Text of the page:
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Up the Academy
Growing up as true-blue movie-geeks in training, my neighborhood pals and I loved the "National Lampoon" comedies. Granted, there were only three of 'em by that point that we could get our fingers on: Animal House, Class Reunion, and Vacation, two of which I still love, and Class Reunion, which really, really stinks. But as far as the "National Lampoon" magazine was concerned, we were completely lost. (Hey, we were 13!)
When it came to witty literature, my chums and I gravitated mainly toward Mad Magazine, with infrequent visits to Cracked, which, let's face it, was never all that funny. So when we heard that there'd been a "Mad Magazine Movie" produced, we just went nuts trying to find it. We'd search every video store we could, scan the HBO listings for a screening, heck, one of my friends even mailed the magazine and inquired about Up the Academy. He got no response.
It wasn't until several years later that I was finally able to sit down and experience Up the Academy, a movie that, by that point, felt like a Holy Grail of my misspent childhood. To say the experience was a massive disappointment would be an understatement, and having now seen the flick a full three times, I can plainly understand why several involved parties lobbied to get their names removed from the film.
(Mad's publisher, William Gaines, tried and failed to get the "Mad Magazine" banner stricken from the movie, but actor Ron Leibman was a little more successful: Despite having a rather large part in Up the Academy, Mr. Leibman's name is nowhere to be found on the opening or closing credits of the flick, nor on the trailers, the posters or the DVD cases.)
As a clear and obvious attempt to ape what made "that other magazine's college comedy" so outlandishly successful, the Academy producers enlisted sitcom scribes Tom Patchett and Jay Tarses to pen a military academy equivalent to what went on at the Delta House. (The pair cut their teeth on The Bob Newhart Show before moving on to write a few Muppet movies and create ALF.)
The setting is the oppressive facility known as "Weinberg Military Academy," which is funny mainly because it's a Jewish name, and partially because it's also my name. Plopped into this world of rules and regulations are a collection of troublemaking young hooligans. There's Chooch (Ralph Macchio), the son of a mafioso kingpin; Eisenhower (Wendell Brown), the slick black dude; Hash (Tommy Citera), the mega-rich Arab kid; Rodney (Harry Teinowitz), the nauseating slob; and nice-guy Oliver (Hutch Parker, in his only acting role to date, but who is presently the President of Fox, so I guess he survived Up the Academy.)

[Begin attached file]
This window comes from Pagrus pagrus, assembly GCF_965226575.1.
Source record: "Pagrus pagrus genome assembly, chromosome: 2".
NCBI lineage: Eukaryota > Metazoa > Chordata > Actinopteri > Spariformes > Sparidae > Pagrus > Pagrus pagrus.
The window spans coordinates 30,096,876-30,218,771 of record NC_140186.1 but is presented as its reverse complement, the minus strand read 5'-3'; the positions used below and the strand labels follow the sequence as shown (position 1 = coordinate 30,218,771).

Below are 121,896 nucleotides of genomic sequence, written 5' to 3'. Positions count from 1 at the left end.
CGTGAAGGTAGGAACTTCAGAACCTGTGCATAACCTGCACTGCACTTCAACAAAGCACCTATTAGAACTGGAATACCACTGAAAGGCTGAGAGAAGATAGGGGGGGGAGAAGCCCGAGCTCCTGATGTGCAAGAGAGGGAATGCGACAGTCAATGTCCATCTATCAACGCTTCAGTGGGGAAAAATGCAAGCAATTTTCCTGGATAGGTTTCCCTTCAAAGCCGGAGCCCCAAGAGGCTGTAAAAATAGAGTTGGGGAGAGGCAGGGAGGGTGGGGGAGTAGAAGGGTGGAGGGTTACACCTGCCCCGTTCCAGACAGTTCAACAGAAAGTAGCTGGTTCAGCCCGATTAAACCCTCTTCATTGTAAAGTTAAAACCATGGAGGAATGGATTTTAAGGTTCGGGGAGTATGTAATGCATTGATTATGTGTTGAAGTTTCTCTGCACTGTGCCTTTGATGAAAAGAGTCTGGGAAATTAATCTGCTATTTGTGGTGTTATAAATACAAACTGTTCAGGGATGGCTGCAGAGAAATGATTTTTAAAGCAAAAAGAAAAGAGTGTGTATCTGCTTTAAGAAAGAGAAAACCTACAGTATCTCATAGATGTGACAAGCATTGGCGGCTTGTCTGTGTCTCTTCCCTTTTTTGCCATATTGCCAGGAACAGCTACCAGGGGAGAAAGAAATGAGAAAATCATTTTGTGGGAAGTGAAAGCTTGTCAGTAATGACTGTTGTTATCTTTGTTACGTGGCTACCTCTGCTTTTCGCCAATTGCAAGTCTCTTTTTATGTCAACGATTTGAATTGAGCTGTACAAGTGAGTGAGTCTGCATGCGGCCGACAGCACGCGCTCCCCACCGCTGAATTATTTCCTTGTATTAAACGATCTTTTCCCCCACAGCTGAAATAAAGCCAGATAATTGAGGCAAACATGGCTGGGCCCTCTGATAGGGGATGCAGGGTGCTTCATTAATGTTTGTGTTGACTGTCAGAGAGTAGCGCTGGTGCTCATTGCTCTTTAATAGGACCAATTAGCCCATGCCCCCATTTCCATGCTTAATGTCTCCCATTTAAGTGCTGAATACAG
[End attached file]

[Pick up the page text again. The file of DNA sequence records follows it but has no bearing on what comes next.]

And then there's Rob Leibman as Major "Liceman," a typically snarling and hateful villain, but here's the twisted part: In a movie full of pretty awful comedy, Leibman delivers the most enthusiastically entertaining component of the whole movie -- and this is the guy who demanded his name be stricken from the credits!
Also of mild interest are the facts that Up the Academy marks an early effort from modern day mega-producer Bernie Brillstein and came to the screens courtesy of celebrated indie director Robert Downey Sr., both of whom would probably opt to disown Up the Academy if it were possible.
The plot goes from the introduction of the charmless new students to a boring side-trip so one can see his old girlfriend to a severe head-butting with the hateful Liceman to an unsavory exchange between the Major and an underage girl, culminating with a soccer match / explosion finale that's followed by one of the single most bizarre epilogues you'll ever see. Here's just a glimpse:
Video: Anamorphic widescreen "letterbox" format, and the picture quality's a lot better than the old HBO tape I finally got my fingers on.
Audio: Dolby Digital 2.0 English or French, with optional subtitles in English, Spanish, and French.
Just the original Up the Academy theatrical trailer, which contains some shots of an Alfred E. Neuman statue that never made it into the final cut of the flick.
Not even the inclusion of Cheap Trick's "Surrender" on the soundtrack can salvage this mess. This is a dusty, dingy old relic that would made a whole lot of folks happier had it never been made. Present company included.
If you're like me and you've long harbored a bizarre sense of curiosity regarding this particular flick, by all means give it a rental. But don't say I didn't warn you.